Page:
Can you remember the first useful thing that you ever coded? I sure can, and I’m thankful for it every day.
I’ve recently finished writing a little program called
(which I’ve blogged about before)
that acts like grep but returns whole fasta or fastq records from a file. It’s
taken me a very long time to write this thing, primarily cause I’m writing it
in C++ but now that it’s pretty much done I’m feeling nostalgic about why I’m
writing it in the first place.
Back in 2010 I was just starting my PhD with Gene Tyson
and learning some bioinformatics on a “toy” dataset (which became my first
that was a huge 10 Mbp of viral sequence data! At the time I was learning Perl
using this great online tutorial
but I found that I needed some more “real-world” examples to really get to grips
with the language. I can’t fully remember what I was doing but I had a tabular
blast output file and I wanted to get the sequence of some contigs with blast
hits. I jumped at the opportunity to solve this with my nasent coding skills and
so I started writing my first useful bit of code:
In the beginning it did only what I first wrote it to do: take a blast file and
a fasta file and return some contigs. Over time though it morphed into something
more general – a way of getting some subset of a fasta file using a list of
identifiers. Over the years I added functionality for different file formats and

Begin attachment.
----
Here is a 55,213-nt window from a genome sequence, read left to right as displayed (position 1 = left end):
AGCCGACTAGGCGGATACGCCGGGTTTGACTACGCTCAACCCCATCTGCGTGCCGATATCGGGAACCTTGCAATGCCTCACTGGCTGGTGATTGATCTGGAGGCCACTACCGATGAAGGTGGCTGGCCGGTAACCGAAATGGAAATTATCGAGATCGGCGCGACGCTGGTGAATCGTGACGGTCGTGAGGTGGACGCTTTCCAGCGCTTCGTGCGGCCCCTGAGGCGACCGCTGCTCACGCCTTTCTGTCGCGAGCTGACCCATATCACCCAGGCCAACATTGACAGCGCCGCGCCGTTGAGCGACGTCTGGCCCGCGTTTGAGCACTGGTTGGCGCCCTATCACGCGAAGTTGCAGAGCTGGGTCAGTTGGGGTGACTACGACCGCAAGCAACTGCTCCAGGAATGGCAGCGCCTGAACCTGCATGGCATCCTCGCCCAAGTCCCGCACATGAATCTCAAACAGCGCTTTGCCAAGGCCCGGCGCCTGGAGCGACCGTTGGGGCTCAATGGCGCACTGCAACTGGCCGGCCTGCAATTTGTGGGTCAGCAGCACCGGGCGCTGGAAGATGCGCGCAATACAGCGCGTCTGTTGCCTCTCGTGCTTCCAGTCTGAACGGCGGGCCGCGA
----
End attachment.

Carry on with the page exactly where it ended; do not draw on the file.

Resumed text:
allowed searching using regular expressions.
This one piece of code eventually disseminated throughout the whole lab group
as new people came in and needed to solve the same problems. I think that the
introduction to github for many of the PhD students who came after me
was downloading my random collection of scripts just so they
could get their hands on
Of course every bioinformatician has probably written the same piece of code to solve the same problem. If I had been smart enough to look I’m sure that I would have found one, but using a script doesn’t quite give the same level of satisfaction as writing it yourself (and finding that it’s useful by all your colleages).
There came a time though when
contig_extractor.pl reached it’s limit. I was
trying to extract a few thousand records from a fastq file with 100 million and
Perl just wasn’t cutting it anymore. And so
fxtract was born to do all the good
contig_extractor.pl just a heap faster.The sun is setting on my
first useful piece of code, at the moment only my finger memory and force of habit
keeps it being used. But when I think about it, it’s been an amazing four year run for something that I
probably thought was going to be a one-off script, hopefully
fxtract can get
as much love from me as well.